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A stork in the North German village of Bergholz has been suffering from a case of mistaken identity. The male bird has been seen repeatedly attacking its own reflection in windows and doors apparently in the belief that he is warding off a rival for the affections of his mate. Locals are dealing with the issue by putting coverings such as blankets over reflective surfaces, while they wait for the protective stork’s family to grow up and fly the nest.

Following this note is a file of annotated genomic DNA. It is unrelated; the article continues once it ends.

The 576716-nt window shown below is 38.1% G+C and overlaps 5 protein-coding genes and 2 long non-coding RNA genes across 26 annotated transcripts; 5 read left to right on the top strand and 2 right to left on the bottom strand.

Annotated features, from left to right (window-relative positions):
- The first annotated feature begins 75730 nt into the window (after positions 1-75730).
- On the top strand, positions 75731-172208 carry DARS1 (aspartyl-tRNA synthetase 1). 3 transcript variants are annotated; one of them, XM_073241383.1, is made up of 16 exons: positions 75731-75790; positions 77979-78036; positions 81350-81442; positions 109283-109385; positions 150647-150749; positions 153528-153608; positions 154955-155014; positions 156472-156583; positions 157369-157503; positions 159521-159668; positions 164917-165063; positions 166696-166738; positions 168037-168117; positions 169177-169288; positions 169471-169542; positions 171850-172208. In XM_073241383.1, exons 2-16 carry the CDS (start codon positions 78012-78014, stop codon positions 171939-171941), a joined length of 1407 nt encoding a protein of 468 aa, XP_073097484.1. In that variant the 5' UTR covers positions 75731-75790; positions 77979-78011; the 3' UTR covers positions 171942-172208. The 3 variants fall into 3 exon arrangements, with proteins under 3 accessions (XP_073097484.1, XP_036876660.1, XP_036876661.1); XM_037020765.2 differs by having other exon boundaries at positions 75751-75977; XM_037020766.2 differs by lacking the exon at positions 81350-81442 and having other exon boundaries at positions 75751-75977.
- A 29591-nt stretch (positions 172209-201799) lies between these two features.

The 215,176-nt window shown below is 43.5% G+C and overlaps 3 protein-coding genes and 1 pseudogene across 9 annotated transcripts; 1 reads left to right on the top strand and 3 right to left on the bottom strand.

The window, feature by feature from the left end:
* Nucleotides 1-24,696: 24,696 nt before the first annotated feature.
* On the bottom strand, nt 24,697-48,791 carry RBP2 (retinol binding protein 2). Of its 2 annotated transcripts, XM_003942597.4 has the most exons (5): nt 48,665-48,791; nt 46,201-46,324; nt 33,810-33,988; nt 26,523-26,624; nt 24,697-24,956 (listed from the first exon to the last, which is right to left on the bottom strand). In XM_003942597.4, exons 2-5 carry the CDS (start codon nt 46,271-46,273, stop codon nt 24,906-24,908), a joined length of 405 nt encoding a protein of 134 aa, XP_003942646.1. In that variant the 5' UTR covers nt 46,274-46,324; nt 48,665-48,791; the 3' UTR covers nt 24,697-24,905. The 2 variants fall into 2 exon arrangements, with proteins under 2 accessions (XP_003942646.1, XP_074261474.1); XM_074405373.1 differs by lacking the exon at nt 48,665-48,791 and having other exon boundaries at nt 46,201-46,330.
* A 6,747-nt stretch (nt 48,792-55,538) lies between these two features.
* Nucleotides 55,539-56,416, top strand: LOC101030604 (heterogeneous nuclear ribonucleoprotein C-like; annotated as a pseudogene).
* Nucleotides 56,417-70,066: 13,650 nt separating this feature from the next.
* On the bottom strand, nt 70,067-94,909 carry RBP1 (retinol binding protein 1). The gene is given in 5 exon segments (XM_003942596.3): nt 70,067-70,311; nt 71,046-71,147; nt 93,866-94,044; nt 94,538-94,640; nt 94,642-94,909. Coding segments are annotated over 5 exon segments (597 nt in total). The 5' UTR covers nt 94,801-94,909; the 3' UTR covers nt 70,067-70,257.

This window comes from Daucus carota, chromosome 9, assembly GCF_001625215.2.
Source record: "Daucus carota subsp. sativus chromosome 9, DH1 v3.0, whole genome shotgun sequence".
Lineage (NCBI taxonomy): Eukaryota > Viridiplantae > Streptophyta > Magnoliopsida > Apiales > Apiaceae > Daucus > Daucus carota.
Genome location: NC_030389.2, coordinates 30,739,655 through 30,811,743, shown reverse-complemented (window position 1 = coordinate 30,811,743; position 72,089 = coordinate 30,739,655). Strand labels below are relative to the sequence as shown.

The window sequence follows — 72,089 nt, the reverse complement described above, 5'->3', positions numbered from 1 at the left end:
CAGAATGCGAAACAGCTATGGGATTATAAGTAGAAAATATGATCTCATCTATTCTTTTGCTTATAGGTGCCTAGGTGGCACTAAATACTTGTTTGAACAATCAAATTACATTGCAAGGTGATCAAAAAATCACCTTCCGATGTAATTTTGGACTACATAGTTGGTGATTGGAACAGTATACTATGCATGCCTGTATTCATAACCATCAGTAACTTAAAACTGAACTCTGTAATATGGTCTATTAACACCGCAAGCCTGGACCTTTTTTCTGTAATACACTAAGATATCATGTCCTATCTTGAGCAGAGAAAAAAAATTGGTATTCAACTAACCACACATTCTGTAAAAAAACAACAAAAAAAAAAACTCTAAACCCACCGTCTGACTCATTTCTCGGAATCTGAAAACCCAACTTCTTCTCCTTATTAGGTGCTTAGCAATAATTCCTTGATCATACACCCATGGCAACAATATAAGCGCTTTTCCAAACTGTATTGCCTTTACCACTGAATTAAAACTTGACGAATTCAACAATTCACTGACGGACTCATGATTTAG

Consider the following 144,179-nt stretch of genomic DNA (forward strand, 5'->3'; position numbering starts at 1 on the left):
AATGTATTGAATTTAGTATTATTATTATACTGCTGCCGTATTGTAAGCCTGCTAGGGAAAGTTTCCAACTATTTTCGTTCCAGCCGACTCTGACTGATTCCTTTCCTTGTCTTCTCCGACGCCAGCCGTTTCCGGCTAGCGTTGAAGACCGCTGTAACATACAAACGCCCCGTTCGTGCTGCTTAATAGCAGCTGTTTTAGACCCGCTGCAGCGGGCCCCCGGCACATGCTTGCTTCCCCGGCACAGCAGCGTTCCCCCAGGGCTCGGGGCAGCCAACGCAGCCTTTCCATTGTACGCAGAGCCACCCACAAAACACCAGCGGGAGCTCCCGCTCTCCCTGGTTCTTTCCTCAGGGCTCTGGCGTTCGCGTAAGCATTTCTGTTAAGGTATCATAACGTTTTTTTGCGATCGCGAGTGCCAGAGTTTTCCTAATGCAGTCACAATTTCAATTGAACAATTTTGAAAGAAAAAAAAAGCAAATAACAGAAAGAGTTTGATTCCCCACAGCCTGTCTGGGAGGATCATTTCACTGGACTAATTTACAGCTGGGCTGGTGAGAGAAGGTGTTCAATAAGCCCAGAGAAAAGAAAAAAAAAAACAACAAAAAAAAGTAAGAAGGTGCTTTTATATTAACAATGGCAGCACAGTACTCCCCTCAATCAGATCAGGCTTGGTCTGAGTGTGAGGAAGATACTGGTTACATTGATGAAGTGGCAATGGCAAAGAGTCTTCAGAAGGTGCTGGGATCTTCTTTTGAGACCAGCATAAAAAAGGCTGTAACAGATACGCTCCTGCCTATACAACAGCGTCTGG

As the weather gets cooler the whole family will, at some point migrate to southern climes. In the case of storks that is often Southern Africa, India or China. Many humans like the idea of following their example and head to the warmer climes of Australia. Like the storks, they are attracted not only to the warmer weather, but also to the availability of tasty food and, in the case of Australia, great wines.

Storks are interesting birds because most of them are voiceless or can make, at best, basic sounds, but they have a sophisticated method of communication involving tapping their beaks, rather like Morse code. For humans, the easiest solution is usually to use a German NAATI translator.

“Storks In Nest” by Vlado